An example of a tapering schedule looks something like this:
With a starting dose of 20mg, the patient will taper over seven days.
- Day 1: 16 mg/day
- Day 2: 14 mg/day
- Day 3: 12 mg/day
- Day 4:8 mg/day
- Day 5: 6 mg/day
- Day 6:4 mg/day
- Day 7: 2mg/day
This is just one example of what a taper may look like for a patient. The length of the taper and how much a doctor determines should be cut back each day are different depending on the person. This is where medical monitoring is particularly important. Do not attempt to design a taper schedule on your own.
Can Pregnant Women Receive Suboxone Treatment?
If a woman is pregnant and using opioids, it is not recommended to start taking buprenorphine/Suboxone. Currently, Suboxone is a Category C medication, which means there have not been enough studies done to determine whether use is safe during pregnancy.
For women currently taking Suboxone who learn they are pregnant, an option is to switch from Suboxone to methadone since methadone has been more thoroughly studied during pregnancy. However, detox is risky for a developing fetus. Methadone use during pregnancy usually results in the infant being born addicted to methadone. Treatment is possible to halt addiction and prevent long-term complications.
How Will I Pay for Suboxone Treatment?
Suboxone medication can cost anywhere from $59/14 films (2mg/0.5mg) to $220 for 12mg/3mg of the sublingual strips. The costs can certainly add up with the long-term use of this medication. The good news is, buprenorphine/Suboxone is usually at least partially covered by insurance and Medicaid. Discount programs and financing options may also be available to assist with the costs associated with this medication.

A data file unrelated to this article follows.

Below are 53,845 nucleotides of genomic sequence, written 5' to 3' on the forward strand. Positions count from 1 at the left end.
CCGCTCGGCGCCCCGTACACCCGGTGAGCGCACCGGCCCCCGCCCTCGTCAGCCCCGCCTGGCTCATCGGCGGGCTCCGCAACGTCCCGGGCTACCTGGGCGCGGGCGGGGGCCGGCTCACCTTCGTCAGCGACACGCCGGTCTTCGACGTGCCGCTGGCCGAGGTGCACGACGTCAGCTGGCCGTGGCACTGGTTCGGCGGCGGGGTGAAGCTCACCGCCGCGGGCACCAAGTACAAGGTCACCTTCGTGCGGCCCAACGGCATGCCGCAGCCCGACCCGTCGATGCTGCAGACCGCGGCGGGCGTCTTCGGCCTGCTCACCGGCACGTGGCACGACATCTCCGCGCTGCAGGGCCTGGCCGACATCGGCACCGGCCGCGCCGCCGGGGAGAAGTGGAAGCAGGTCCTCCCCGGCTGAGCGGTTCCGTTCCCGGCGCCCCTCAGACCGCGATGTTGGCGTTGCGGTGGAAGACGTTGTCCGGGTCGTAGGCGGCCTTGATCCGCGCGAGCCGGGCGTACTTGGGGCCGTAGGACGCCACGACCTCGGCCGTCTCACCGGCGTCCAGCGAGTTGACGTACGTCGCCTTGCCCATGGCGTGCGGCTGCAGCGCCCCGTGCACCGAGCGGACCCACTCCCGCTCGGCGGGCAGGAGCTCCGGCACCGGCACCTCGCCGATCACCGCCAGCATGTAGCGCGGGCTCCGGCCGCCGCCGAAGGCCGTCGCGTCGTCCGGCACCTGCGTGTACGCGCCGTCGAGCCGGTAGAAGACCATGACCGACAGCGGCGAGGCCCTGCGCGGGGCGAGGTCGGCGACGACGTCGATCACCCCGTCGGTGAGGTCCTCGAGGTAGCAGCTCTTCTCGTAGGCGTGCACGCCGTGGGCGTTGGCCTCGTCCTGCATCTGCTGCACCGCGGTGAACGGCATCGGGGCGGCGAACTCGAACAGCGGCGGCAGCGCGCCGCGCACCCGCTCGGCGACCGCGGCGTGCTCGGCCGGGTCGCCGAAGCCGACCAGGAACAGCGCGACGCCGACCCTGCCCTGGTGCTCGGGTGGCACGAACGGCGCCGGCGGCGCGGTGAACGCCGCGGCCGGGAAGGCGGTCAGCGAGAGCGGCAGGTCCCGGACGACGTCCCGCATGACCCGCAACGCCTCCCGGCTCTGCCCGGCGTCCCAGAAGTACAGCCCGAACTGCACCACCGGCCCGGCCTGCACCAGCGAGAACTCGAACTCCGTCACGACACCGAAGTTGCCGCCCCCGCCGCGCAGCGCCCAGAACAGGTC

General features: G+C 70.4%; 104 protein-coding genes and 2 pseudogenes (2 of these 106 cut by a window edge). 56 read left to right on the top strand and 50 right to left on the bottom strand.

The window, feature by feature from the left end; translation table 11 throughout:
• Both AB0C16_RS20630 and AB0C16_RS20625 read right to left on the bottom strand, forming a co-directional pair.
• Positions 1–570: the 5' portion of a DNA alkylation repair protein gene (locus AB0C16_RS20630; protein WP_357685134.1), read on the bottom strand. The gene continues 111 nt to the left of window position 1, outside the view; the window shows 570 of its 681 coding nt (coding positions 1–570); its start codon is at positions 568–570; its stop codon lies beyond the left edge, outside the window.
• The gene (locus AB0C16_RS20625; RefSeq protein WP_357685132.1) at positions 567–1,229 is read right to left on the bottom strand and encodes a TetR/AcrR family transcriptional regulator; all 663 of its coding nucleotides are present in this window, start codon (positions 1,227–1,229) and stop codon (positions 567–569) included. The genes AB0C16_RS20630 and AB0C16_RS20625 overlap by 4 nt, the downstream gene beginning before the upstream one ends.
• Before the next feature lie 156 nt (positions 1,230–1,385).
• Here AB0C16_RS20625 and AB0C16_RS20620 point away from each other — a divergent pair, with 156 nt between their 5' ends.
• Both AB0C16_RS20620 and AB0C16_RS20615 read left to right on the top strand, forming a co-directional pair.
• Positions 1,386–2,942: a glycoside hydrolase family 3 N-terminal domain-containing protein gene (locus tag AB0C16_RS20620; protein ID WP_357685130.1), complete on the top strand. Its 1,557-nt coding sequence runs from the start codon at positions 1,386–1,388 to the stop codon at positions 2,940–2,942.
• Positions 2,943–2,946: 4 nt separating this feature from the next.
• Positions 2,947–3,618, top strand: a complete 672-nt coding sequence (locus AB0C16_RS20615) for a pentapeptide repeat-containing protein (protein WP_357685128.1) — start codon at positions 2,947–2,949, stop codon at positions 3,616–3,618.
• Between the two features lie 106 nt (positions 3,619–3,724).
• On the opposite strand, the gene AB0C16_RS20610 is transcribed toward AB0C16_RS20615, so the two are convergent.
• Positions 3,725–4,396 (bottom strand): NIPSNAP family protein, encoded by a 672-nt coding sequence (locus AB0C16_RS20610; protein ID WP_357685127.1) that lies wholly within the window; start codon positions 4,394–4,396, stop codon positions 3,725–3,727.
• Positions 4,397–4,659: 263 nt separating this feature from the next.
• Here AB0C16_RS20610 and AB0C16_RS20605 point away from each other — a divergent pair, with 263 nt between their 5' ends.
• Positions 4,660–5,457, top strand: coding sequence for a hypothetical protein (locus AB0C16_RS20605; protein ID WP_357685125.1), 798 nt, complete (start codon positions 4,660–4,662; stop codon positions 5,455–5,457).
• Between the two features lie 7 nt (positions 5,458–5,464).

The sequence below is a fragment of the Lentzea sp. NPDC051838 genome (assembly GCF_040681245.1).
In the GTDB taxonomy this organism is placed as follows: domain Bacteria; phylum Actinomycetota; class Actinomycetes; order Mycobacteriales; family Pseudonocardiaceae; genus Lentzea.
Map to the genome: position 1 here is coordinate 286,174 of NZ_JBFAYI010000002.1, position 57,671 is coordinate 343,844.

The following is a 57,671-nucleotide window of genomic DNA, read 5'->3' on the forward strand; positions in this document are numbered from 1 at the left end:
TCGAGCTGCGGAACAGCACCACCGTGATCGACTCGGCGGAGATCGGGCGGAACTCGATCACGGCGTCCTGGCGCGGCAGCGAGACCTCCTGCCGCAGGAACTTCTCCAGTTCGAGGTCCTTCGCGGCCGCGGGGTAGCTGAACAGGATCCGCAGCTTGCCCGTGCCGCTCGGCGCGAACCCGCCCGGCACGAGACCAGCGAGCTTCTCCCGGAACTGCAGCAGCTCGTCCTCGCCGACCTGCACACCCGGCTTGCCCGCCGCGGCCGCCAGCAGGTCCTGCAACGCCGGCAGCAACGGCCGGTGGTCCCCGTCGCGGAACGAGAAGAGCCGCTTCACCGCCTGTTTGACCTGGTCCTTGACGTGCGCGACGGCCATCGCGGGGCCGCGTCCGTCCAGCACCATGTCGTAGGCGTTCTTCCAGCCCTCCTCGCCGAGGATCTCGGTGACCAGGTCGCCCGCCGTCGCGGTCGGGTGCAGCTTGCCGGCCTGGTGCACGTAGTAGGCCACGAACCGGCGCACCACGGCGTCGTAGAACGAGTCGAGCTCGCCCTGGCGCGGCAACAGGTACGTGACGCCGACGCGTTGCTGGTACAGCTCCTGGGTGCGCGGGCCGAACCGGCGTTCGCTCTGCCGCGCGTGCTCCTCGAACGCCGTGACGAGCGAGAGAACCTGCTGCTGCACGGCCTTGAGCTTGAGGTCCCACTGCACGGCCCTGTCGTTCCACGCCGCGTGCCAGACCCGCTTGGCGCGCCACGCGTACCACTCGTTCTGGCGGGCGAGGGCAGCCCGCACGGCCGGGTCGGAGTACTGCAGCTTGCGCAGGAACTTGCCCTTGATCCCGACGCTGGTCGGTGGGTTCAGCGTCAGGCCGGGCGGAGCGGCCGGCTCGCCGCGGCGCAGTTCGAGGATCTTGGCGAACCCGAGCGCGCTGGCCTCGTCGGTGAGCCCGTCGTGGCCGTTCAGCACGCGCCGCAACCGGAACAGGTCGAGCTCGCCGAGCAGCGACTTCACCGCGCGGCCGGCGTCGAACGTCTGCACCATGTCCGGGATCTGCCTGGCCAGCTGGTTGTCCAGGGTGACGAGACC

For Suboxone to be covered by insurance, the insurance company will require that the drug is included on the patient’s approved medication list per their plan. The medication will need to be deemed medically necessary by a physician. When planning on insurance to help, patients often must pay a copay at the time of administration. Some plans may only cover the generic form of buprenorphine, and other plans may have stipulations regarding how many refills are covered or how often the medication is covered despite the length of time the medication is recommended.
Another consideration is that an insurance company’s coverage of Suboxone, only addresses part of the treatment plan. This means that counseling, education, medical visits, lab work, and social support are considered separately. Fortunately, many forms of insurance at least partially cover addiction treatment.
For eligible individuals who need financial assistance and are using insurance to help cover costs of Suboxone and the associated treatments, a Suboxone Savings Card may be an option. This card lowers the cost of the medication to only $5/month. If you do not have insurance and are eligible for this savings card, you could save as much as $230.
Where Can You Get Opioid Addiction Help In New Mexico?
If you or someone you know is dependent on opioids and needs help finding a safe, comprehensive treatment program, Sage Neuroscience Center is a wonderful choice. Long recognized as one of the best Suboxone clinics in Albuquerque, NM, the multidisciplinary team at Sage Neuroscience Center is focused on restoring balance to your mind, body, and life. Our experienced and compassionate team of professionals is committed to helping you stop opioid use and regain your life.
We know how hard it is to admit you need help and want to partner with you on your journey towards being addiction-free. Contact Sage Neuroscience Center to take the first step in your recovery.
Imani is a writer who is passionate about helping others through her work. Her own struggles with mental health and experience in therapy give her a unique perspective to empathize with our patients and readers. Her experiences influence the articles that she writes. In her free time, Imani enjoys traveling, making YouTube videos, reading, and obnoxiously singing to show tunes.
*All blog content that is written by Imani is approved by a licensed mental health professional.*